The reiteration of cetacean strandings and the possible responses to this growing phenomenon were addressed in the Falkland Islands by the Environmental Committee at the Department of Agriculture in Stanley.
Environmental Officer Denise Blake suggested that a protocol might be developed on how strandings are handled. She noted that there had been a rash of strandings since November of last year, when 49 long-finned pilot whales beached at Rabbit Creek on Pebble Island, with another seven on Rabbit Island.
In December 2018 two southern right whale dolphins were stranded at Sea Lion Island, with a southern right whale carcass beaching in the same location in March this year.
Also in March, but this time at Brenton Loch, approximately 120 long-finned pilot whales were stranded. A sei whale carcass also washed up near Saladero in April.
Approximately 180 animals were involved in the strandings, with the cause unknown in all cases.
The responses to the events came from a number of different bodies, including SAERI, Falklands Conservation and the Elephant Seal Research Group.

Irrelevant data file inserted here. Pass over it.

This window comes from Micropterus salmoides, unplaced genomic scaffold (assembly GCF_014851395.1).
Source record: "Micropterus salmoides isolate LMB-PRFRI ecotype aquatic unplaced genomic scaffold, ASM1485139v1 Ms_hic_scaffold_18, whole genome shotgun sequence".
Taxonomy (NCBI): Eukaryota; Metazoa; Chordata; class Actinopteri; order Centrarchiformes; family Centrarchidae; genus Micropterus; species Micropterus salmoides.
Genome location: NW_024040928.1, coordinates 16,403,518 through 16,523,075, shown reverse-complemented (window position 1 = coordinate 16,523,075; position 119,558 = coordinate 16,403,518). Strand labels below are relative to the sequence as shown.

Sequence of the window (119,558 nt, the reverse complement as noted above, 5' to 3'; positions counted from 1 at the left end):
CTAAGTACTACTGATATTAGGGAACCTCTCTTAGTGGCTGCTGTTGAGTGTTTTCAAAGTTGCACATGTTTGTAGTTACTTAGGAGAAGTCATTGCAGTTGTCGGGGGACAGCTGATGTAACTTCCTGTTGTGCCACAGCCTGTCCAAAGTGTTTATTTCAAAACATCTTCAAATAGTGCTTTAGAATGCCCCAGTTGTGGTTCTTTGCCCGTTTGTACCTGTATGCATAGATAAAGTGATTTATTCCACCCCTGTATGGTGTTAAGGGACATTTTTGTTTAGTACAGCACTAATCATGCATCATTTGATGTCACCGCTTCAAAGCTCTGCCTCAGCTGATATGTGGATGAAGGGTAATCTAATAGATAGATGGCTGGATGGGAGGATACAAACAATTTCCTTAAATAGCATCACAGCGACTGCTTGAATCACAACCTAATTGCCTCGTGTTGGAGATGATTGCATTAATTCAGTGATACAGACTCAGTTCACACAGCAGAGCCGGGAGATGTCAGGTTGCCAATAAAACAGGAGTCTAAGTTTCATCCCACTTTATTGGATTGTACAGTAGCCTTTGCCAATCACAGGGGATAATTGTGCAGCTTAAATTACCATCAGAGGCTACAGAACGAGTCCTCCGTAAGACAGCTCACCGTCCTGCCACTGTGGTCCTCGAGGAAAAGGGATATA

The committee were unsure whether this was an unusually high number of incidents.
Indeed, it was impossible to judge whether the amount of strandings that have occurred is particularly unusual, since observations of the events are usually made by chance, and often by FIGAS pilots.
However, a plan of action for responding to strandings was thought to be a useful tool. In the meantime, committee chair MLA Leona Roberts said that the main thing was a central point of contact for sightings of stranding events. It was agreed that Environment Officer Denise Blake was the person to call at 28483 (Penguin News)